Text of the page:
Feeds

Android app dev dashboard update eases headaches

Reworked Google Play Console brings better UI, more stats

The Power of One Brief: Top reasons to choose HP BladeSystem

Google has overhauled the developer dashboards for its Google Play online store, with the aim of making it easier and faster for Android developers to publish, manage, and track the performance of their apps.

According to a blog post by the Google Play team, the search giant first demoed the new Google Play Console at its annual Google I/O conference in June and later opened it up to "tens of thousands" of developers in a limited beta program.

Beginning on Monday, the new interface is available to any developers who would like to try it out, simply by using the version 2 preview link instead of the regular Console URL.

The main focus of the redesign has been on making more information about a developer's apps more easily accessible. For example, the initial All Applications screen lists every app in a developer's catalog and gives an overview of the status of each. Developers can either page through the listings or narrow them down via integrated search.

Similarly, the detail page for each Android application package file (APK) gives an overview of its version history, including publication dates and the number of devices that are compatible with a given version of the app.

The Google Play team says the process for publishing apps to the store has been "completely revamped and streamlined," allowing developers to upload apps more easily, without providing as much preliminary information.

When a developer uploads a new version of an APK, the revamped Console also shows a breakdown of any changes since the last version – including device compatibility, screen support, feature requirements, and permissions – making it easier to spot any unintentional changes before the new version is published.

The process for listing apps in the Google Play store has also been improved. Developers can now work with every aspect of their app listings from a single screen, including localized versions.

The new store listings have been integrated with Google's machine translation technology, making it easier to reach customers in international markets. When developers make changes to their app listings using the redesigned Console, users have the option of viewing a translated version of the new text on the web today, and the same capability will soon be available on devices.

Screenshot of revamped Google Play Console for developers

The spruced-up Google Play Console lets developers track user app ratings (click to enlarge)

Probably the most significant feature of the updated Google Play Console, however, are the new reporting features for user app ratings. With the new version, developers are able to track how users rate their apps, both in terms of their all-time cumulative ratings and ratings that come in on a given day.

The statistical data can further be broken down by device, country, language, mobile carrier, Android version, and app version, allowing developers to pinpoint potential trouble areas among specific audiences.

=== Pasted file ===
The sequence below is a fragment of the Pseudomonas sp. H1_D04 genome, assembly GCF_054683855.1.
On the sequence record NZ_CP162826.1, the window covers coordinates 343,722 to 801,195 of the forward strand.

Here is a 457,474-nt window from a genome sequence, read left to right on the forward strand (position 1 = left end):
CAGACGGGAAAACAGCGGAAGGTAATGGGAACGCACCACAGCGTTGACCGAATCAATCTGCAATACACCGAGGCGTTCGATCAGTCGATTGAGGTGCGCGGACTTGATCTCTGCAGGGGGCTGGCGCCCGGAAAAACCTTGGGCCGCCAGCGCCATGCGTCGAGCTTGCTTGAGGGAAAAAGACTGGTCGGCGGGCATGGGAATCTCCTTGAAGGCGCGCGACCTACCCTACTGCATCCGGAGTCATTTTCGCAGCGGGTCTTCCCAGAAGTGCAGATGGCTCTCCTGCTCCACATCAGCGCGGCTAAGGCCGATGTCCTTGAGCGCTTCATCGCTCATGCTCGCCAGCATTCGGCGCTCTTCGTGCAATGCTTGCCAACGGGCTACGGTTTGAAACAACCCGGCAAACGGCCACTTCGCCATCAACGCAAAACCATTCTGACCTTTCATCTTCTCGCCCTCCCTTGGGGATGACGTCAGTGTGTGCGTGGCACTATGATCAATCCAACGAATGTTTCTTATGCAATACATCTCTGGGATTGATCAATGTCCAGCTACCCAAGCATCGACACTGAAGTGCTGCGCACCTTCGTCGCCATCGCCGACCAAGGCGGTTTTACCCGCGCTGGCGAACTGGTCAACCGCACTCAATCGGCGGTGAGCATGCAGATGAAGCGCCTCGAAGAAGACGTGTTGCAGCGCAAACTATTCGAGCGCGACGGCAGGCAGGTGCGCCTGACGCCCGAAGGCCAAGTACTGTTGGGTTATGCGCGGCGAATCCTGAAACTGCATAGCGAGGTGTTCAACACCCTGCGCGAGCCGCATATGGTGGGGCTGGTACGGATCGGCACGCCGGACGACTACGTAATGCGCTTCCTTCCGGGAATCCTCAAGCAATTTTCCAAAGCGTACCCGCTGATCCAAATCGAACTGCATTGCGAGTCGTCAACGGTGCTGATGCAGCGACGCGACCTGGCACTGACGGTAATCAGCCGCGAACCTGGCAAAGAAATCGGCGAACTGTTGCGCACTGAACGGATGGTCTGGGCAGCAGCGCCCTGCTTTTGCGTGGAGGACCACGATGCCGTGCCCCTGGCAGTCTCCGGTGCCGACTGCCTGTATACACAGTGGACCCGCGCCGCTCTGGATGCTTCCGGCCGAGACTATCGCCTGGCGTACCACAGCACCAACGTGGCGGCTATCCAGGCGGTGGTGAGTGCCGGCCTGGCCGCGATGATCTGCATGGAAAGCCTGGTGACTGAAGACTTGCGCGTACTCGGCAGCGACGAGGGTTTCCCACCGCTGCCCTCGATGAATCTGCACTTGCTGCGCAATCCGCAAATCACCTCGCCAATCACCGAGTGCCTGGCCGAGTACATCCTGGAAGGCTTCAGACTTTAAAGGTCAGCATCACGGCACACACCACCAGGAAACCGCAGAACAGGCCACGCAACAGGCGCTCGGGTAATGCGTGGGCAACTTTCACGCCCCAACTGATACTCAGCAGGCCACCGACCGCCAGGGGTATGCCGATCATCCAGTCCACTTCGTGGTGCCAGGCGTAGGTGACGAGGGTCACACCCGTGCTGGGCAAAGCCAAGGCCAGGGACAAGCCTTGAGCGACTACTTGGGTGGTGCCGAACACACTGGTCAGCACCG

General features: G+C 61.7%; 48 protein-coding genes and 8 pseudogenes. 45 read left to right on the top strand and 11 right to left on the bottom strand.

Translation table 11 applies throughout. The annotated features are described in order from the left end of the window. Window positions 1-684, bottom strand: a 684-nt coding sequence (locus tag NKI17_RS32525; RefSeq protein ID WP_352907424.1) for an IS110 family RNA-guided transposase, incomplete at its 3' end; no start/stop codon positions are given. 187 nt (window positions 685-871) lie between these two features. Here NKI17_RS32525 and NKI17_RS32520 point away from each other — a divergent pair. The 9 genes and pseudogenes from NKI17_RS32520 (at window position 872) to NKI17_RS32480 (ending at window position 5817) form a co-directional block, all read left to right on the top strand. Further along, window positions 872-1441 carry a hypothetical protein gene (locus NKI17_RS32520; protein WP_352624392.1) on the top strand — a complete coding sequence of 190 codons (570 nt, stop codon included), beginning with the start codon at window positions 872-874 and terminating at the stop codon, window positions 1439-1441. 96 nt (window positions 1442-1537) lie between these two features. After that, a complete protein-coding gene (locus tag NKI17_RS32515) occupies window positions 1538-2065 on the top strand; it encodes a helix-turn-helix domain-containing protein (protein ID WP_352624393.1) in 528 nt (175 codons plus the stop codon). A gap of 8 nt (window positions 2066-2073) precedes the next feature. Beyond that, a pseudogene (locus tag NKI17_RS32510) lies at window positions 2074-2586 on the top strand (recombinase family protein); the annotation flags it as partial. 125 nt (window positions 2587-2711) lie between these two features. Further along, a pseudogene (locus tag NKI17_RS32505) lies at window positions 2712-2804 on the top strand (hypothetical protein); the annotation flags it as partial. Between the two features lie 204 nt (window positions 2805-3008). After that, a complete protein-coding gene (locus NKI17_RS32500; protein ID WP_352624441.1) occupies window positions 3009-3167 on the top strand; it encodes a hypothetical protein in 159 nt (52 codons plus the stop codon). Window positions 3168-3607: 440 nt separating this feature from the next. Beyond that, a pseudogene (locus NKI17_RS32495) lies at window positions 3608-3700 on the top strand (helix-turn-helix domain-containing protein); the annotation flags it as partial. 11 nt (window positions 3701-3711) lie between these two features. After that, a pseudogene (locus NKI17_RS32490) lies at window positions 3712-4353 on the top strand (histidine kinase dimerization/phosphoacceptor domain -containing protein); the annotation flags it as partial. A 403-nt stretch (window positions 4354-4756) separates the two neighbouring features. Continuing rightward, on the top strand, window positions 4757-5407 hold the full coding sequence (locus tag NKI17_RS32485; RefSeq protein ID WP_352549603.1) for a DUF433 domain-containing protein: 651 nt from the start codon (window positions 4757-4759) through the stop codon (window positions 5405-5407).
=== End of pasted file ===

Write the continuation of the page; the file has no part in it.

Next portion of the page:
But although the Console redesign brings significant new features, it's still a preview program and it's not yet complete. As the Google Play Team points out, certain features – including support for very large apps and apps that use multiple APK files to target different device configurations – are still not handled by the new Console. Developers who need them are advised to stick with the old version, at least for now. ®

Seven Steps to Software Security

More from The Register

next story
Secure microkernel that uses maths to be 'bug free' goes open source
Hacker-repelling, drone-protecting code will soon be yours to tweak as you see fit
NO MORE ALL CAPS and other pleasures of Visual Studio 14
Unpicking a packed preview that breaks down ASP.NET
KDE releases ice-cream coloured Plasma 5 just in time for summer
Melty but refreshing - popular rival to Mint's Cinnamon's still a work in progress
Put down that Oracle database patch: It could cost $23,000 per CPU
On-by-default INMEMORY tech a boon for developers ... as long as they can afford it
Another day, another Firefox: Version 31 is upon us ALREADY
Web devs, Mozilla really wants you to like this one
Google shows off new Chrome OS look
Athena springs full-grown from Chromium project's head
Mozilla keeps its Beard, hopes anti-gay marriage troubles are now over
Plenty on new CEO's todo list – starting with Firefox's slipping grasp
prev story

Whitepapers

Implementing global e-invoicing with guaranteed legal certainty
Explaining the role local tax compliance plays in successful supply chain management and e-business and how leading global brands are addressing this.
Consolidation: The Foundation for IT Business Transformation
In this whitepaper learn how effective consolidation of IT and business resources can enable multiple, meaningful business benefits.
Application security programs and practises
Follow a few strategies and your organization can gain the full benefits of open source and the cloud without compromising the security of your applications.
How modern custom applications can spur business growth
Learn how to create, deploy and manage custom applications without consuming or expanding the need for scarce, expensive IT resources.
Securing Web Applications Made Simple and Scalable
Learn how automated security testing can provide a simple and scalable way to protect your web applications.